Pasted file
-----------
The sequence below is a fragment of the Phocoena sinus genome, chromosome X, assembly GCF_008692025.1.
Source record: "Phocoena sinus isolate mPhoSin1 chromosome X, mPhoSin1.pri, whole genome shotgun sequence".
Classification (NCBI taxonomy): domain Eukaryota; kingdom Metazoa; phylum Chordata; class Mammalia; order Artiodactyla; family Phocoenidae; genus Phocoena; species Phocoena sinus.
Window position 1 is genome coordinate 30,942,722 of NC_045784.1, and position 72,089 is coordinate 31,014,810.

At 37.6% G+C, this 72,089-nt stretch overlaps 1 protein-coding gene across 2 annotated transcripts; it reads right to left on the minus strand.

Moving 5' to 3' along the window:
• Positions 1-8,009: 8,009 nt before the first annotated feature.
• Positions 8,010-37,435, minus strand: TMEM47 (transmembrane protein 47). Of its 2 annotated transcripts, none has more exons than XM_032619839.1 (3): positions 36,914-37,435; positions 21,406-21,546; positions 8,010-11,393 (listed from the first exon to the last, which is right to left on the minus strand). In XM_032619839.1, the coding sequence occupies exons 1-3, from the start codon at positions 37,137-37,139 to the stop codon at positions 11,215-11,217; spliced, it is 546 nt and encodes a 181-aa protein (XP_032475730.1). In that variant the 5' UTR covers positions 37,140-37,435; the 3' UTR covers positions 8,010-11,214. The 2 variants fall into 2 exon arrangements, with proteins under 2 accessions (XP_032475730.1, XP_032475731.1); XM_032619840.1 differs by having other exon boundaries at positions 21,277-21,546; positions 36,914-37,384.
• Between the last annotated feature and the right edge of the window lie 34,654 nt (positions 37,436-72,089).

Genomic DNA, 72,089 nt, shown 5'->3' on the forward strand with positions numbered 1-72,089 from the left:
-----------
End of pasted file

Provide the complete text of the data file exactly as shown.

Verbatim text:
The sequence below is a fragment of the Phocoena sinus genome, chromosome X, assembly GCF_008692025.1.
Source record: "Phocoena sinus isolate mPhoSin1 chromosome X, mPhoSin1.pri, whole genome shotgun sequence".
Classification (NCBI taxonomy): domain Eukaryota; kingdom Metazoa; phylum Chordata; class Mammalia; order Artiodactyla; family Phocoenidae; genus Phocoena; species Phocoena sinus.
Window position 1 is genome coordinate 30,942,722 of NC_045784.1, and position 72,089 is coordinate 31,014,810.

At 37.6% G+C, this 72,089-nt stretch overlaps 1 protein-coding gene across 2 annotated transcripts; it reads right to left on the minus strand.

Moving 5' to 3' along the window:
• Positions 1-8,009: 8,009 nt before the first annotated feature.
• Positions 8,010-37,435, minus strand: TMEM47 (transmembrane protein 47). Of its 2 annotated transcripts, none has more exons than XM_032619839.1 (3): positions 36,914-37,435; positions 21,406-21,546; positions 8,010-11,393 (listed from the first exon to the last, which is right to left on the minus strand). In XM_032619839.1, the coding sequence occupies exons 1-3, from the start codon at positions 37,137-37,139 to the stop codon at positions 11,215-11,217; spliced, it is 546 nt and encodes a 181-aa protein (XP_032475730.1). In that variant the 5' UTR covers positions 37,140-37,435; the 3' UTR covers positions 8,010-11,214. The 2 variants fall into 2 exon arrangements, with proteins under 2 accessions (XP_032475730.1, XP_032475731.1); XM_032619840.1 differs by having other exon boundaries at positions 21,277-21,546; positions 36,914-37,384.
• Between the last annotated feature and the right edge of the window lie 34,654 nt (positions 37,436-72,089).

Genomic DNA, 72,089 nt, shown 5'->3' on the forward strand with positions numbered 1-72,089 from the left: